# cf.curl_xy¶

cf.curl_xy(fx, fy, x_wrap=None, one_sided_at_boundary=False, radius=None)[source]

Calculate the horizontal curl of an (X, Y) vector.

The horizontal curl is calculated from orthogonal vector component fields which have dimension coordinates of X and Y, in either Cartesian (e.g. plane projection) or spherical polar coordinate systems.

The horizontal curl of the $$(f_x, f_y)$$ vector in Cartesian coordinates is given by:

$\nabla \times (f_{x}(x,y), f_{y}(x,y)) = \frac{\partial f_y}{\partial x} - \frac{\partial f_x}{\partial y}$

The horizontal curl of the $$(f_\theta, f_\phi)$$ vector in spherical polar coordinates is given by:

$\nabla \times (f_\theta(\theta,\phi), f_\phi(\theta,\phi)) = \frac{1}{r \sin\theta} \left( \frac{\partial (f_\phi \sin\theta)}{\partial \theta} - \frac{\partial f_\theta}{\partial \phi} \right)$

where r is radial distance to the origin, $$\theta$$ is the polar angle with respect to polar axis, and $$\phi$$ is the azimuthal angle.

The curl is calculated using centred finite differences apart from at the boundaries (see the x_wrap and one_sided_at_boundary parameters). If missing values are present then missing values will be returned at all points where a centred finite difference could not be calculated.

New in version 3.12.0.

Parameters
fx, fy: Field

The fields containing the X and Y vector components.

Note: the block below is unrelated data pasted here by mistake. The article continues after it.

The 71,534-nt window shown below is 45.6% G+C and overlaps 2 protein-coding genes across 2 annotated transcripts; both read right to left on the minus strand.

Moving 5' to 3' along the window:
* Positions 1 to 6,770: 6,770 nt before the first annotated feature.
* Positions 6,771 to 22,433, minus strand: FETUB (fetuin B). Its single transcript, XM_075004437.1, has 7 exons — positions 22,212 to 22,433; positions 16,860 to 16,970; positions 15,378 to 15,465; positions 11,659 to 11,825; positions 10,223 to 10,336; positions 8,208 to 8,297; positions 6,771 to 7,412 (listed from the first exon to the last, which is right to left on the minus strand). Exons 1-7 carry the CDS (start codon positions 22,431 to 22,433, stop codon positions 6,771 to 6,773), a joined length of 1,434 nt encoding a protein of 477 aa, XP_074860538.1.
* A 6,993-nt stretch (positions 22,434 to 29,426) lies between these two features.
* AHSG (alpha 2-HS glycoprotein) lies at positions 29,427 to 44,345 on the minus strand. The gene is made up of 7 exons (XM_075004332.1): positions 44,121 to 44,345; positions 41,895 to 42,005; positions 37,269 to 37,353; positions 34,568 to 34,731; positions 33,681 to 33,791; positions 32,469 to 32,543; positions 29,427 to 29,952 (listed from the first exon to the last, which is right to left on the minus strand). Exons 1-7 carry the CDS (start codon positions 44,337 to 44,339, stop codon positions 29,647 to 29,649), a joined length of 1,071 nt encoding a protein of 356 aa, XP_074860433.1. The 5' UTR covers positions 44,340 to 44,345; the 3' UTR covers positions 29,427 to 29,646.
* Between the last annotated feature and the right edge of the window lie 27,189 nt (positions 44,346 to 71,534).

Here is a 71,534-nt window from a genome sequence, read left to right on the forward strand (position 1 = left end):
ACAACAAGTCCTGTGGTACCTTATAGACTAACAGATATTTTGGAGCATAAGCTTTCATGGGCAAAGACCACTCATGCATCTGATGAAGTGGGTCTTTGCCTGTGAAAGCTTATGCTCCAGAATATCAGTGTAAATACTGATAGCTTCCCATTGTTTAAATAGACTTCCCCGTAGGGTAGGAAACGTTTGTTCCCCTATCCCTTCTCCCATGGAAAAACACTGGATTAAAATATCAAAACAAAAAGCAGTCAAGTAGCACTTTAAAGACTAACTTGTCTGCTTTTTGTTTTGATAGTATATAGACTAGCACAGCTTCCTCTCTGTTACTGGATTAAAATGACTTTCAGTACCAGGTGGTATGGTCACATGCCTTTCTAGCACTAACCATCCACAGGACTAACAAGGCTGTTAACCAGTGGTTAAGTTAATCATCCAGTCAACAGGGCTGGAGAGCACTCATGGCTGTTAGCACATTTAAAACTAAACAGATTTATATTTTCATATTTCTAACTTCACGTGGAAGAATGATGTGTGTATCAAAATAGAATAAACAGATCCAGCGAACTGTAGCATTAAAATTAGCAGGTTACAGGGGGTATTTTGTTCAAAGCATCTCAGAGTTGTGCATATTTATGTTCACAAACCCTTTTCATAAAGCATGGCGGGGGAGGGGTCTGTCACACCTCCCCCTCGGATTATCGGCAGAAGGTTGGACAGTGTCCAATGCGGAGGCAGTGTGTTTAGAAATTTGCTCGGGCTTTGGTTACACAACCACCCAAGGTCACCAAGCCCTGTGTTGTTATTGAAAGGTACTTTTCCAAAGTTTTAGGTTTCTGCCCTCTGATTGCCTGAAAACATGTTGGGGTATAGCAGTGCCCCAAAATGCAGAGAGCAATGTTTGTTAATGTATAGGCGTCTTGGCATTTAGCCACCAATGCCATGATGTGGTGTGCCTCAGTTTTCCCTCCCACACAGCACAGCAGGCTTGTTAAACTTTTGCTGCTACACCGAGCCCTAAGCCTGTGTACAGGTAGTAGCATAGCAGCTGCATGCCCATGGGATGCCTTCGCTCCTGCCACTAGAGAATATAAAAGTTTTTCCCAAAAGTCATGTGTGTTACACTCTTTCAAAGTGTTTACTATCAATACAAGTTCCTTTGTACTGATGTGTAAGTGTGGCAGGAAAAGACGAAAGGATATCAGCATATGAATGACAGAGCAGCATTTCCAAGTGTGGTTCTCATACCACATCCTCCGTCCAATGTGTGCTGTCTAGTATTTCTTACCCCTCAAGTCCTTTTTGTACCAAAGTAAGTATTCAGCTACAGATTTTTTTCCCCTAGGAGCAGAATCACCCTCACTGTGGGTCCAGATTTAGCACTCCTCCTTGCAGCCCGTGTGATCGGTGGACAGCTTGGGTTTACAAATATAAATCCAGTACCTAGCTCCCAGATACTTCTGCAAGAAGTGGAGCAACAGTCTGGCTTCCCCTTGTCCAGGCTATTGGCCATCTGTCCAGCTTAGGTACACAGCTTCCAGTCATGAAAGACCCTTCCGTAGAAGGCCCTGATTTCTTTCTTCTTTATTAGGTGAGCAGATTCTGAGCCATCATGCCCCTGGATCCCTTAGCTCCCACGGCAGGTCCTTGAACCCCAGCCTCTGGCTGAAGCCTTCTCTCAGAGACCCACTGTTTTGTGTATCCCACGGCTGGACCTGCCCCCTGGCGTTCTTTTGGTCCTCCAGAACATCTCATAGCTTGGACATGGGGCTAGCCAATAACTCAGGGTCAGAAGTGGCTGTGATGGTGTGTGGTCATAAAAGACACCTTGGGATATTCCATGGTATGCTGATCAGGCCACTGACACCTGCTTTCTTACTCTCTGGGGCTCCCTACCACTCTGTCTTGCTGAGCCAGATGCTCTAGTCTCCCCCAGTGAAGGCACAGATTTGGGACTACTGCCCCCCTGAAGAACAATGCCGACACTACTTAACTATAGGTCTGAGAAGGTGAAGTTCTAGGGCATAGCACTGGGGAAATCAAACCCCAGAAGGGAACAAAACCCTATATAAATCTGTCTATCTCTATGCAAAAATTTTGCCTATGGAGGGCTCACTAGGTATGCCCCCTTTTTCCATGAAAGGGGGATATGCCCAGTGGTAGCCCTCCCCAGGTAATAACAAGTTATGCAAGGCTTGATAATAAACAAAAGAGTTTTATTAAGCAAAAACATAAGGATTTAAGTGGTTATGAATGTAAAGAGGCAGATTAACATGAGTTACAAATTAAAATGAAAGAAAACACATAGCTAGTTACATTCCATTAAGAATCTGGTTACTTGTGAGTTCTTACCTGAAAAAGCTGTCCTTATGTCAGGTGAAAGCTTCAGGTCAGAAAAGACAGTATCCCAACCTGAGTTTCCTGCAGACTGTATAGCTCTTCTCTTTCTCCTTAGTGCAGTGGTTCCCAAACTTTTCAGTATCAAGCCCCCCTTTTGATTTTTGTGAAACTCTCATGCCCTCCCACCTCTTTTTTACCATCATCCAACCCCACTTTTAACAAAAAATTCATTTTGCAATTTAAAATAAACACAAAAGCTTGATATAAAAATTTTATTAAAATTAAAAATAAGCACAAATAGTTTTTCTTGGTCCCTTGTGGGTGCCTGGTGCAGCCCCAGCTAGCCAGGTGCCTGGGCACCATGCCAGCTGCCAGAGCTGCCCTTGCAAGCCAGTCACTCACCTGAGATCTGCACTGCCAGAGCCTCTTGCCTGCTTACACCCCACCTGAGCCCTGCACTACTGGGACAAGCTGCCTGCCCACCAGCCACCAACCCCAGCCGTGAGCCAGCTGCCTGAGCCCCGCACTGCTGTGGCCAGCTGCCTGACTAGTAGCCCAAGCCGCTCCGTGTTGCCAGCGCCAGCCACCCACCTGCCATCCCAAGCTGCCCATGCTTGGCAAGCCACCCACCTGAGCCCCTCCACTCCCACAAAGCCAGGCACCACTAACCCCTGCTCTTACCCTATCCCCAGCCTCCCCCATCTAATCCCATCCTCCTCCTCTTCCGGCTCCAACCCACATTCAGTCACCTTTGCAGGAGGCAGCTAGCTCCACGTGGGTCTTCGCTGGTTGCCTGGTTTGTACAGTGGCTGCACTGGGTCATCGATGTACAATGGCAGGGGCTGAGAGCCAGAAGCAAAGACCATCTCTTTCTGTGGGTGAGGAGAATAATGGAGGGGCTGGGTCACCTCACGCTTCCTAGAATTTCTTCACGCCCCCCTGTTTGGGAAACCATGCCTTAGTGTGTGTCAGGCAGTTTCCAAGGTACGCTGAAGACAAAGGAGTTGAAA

x_wrap: bool, optional

Whether the X axis is cyclic or not. By default x_wrap is set to the result of this call to the fx field construct’s iscyclic method:fy.iscyclic('X'). If the X axis is cyclic then centred differences at one X boundary will always use values from the other, regardless of the setting of one_sided_at_boundary.

The cyclicity of the Y axis is always set to the result of fx.iscyclic('Y').

one_sided_at_boundary: bool, optional

If True then one-sided finite differences are calculated at the non-cyclic boundaries. By default missing values are set at non-cyclic boundaries.

Specify the radius of the latitude-longitude plane defined in spherical polar coordinates. The radius is that which would be returned by this call of the fx field construct’s cf.Field.radius method: fx.radius(default=radius). The radius is defined by the datum of a coordinate reference construct, and if and only if no such radius is found then the default value given by the radius parameter is used instead. A value of 'earth' is equivalent to a default value of 6371229 metres.

Returns
Field

The horizontal curl of the (X, Y) fields.

Examples

>>> f = cf.example_field(0)
>>> print(f)
Field: specific_humidity (ncvar%q)
----------------------------------
Data            : specific_humidity(latitude(5), longitude(8)) 1
Cell methods    : area: mean
Dimension coords: latitude(5) = [-75.0, ..., 75.0] degrees_north
: longitude(8) = [22.5, ..., 337.5] degrees_east
: time(1) = [2019-01-01 00:00:00]
>>> f[...] = 0.1
>>> print(f.array)
[[0.1 0.1 0.1 0.1 0.1 0.1 0.1 0.1]
[0.1 0.1 0.1 0.1 0.1 0.1 0.1 0.1]
[0.1 0.1 0.1 0.1 0.1 0.1 0.1 0.1]
[0.1 0.1 0.1 0.1 0.1 0.1 0.1 0.1]
[0.1 0.1 0.1 0.1 0.1 0.1 0.1 0.1]]
>>> fx, fy
>>> c = cf.curl_xy(fx, fy, radius='earth')
>>> c
>>> print(c.array)
[[-- -- -- -- -- -- -- --]
[0.0 0.0 0.0 0.0 0.0 0.0 0.0 0.0]
[0.0 0.0 0.0 0.0 0.0 0.0 0.0 0.0]
[0.0 0.0 0.0 0.0 0.0 0.0 0.0 0.0]
[-- -- -- -- -- -- -- --]]
>>> c = cf.curl_xy(fx, fy, radius='earth', one_sided_at_boundary=True)
>>> print(c.array)
[[0. 0. 0. 0. 0. 0. 0. 0.]
[0. 0. 0. 0. 0. 0. 0. 0.]
[0. 0. 0. 0. 0. 0. 0. 0.]
[0. 0. 0. 0. 0. 0. 0. 0.]
[0. 0. 0. 0. 0. 0. 0. 0.]]